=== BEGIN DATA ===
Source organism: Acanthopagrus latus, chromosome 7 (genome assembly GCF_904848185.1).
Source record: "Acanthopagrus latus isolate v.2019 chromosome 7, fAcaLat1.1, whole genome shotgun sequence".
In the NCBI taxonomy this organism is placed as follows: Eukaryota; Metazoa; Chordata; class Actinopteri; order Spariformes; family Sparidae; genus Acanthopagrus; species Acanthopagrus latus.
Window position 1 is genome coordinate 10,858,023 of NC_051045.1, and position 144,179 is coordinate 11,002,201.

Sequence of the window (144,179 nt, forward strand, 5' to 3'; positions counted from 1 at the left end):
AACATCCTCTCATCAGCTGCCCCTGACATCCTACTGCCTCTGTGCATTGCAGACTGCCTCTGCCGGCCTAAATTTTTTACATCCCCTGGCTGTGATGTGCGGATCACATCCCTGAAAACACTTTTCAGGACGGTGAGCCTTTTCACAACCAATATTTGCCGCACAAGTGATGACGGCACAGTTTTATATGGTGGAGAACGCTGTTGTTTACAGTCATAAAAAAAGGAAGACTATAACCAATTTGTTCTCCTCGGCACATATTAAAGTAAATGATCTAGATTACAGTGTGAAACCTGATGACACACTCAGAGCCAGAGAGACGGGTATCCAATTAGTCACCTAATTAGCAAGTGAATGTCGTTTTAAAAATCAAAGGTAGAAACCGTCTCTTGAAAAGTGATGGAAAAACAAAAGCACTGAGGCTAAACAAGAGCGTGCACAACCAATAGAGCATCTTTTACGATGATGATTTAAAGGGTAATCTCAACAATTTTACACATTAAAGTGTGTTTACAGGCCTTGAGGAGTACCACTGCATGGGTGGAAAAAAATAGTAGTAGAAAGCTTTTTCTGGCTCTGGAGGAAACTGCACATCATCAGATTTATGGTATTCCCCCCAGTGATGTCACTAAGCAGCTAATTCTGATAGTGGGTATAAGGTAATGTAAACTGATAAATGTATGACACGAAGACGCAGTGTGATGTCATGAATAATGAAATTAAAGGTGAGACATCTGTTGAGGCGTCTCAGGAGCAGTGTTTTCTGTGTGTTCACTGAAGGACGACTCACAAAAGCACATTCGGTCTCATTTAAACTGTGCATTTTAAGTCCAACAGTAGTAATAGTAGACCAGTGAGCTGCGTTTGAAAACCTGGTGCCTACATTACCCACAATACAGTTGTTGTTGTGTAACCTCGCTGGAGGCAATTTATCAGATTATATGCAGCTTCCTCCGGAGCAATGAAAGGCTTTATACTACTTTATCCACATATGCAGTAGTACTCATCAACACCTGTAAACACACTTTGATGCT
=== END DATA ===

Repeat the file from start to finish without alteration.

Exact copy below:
Source organism: Acanthopagrus latus, chromosome 7 (genome assembly GCF_904848185.1).
Source record: "Acanthopagrus latus isolate v.2019 chromosome 7, fAcaLat1.1, whole genome shotgun sequence".
In the NCBI taxonomy this organism is placed as follows: Eukaryota; Metazoa; Chordata; class Actinopteri; order Spariformes; family Sparidae; genus Acanthopagrus; species Acanthopagrus latus.
Window position 1 is genome coordinate 10,858,023 of NC_051045.1, and position 144,179 is coordinate 11,002,201.

Sequence of the window (144,179 nt, forward strand, 5' to 3'; positions counted from 1 at the left end):
AACATCCTCTCATCAGCTGCCCCTGACATCCTACTGCCTCTGTGCATTGCAGACTGCCTCTGCCGGCCTAAATTTTTTACATCCCCTGGCTGTGATGTGCGGATCACATCCCTGAAAACACTTTTCAGGACGGTGAGCCTTTTCACAACCAATATTTGCCGCACAAGTGATGACGGCACAGTTTTATATGGTGGAGAACGCTGTTGTTTACAGTCATAAAAAAAGGAAGACTATAACCAATTTGTTCTCCTCGGCACATATTAAAGTAAATGATCTAGATTACAGTGTGAAACCTGATGACACACTCAGAGCCAGAGAGACGGGTATCCAATTAGTCACCTAATTAGCAAGTGAATGTCGTTTTAAAAATCAAAGGTAGAAACCGTCTCTTGAAAAGTGATGGAAAAACAAAAGCACTGAGGCTAAACAAGAGCGTGCACAACCAATAGAGCATCTTTTACGATGATGATTTAAAGGGTAATCTCAACAATTTTACACATTAAAGTGTGTTTACAGGCCTTGAGGAGTACCACTGCATGGGTGGAAAAAAATAGTAGTAGAAAGCTTTTTCTGGCTCTGGAGGAAACTGCACATCATCAGATTTATGGTATTCCCCCCAGTGATGTCACTAAGCAGCTAATTCTGATAGTGGGTATAAGGTAATGTAAACTGATAAATGTATGACACGAAGACGCAGTGTGATGTCATGAATAATGAAATTAAAGGTGAGACATCTGTTGAGGCGTCTCAGGAGCAGTGTTTTCTGTGTGTTCACTGAAGGACGACTCACAAAAGCACATTCGGTCTCATTTAAACTGTGCATTTTAAGTCCAACAGTAGTAATAGTAGACCAGTGAGCTGCGTTTGAAAACCTGGTGCCTACATTACCCACAATACAGTTGTTGTTGTGTAACCTCGCTGGAGGCAATTTATCAGATTATATGCAGCTTCCTCCGGAGCAATGAAAGGCTTTATACTACTTTATCCACATATGCAGTAGTACTCATCAACACCTGTAAACACACTTTGATGCT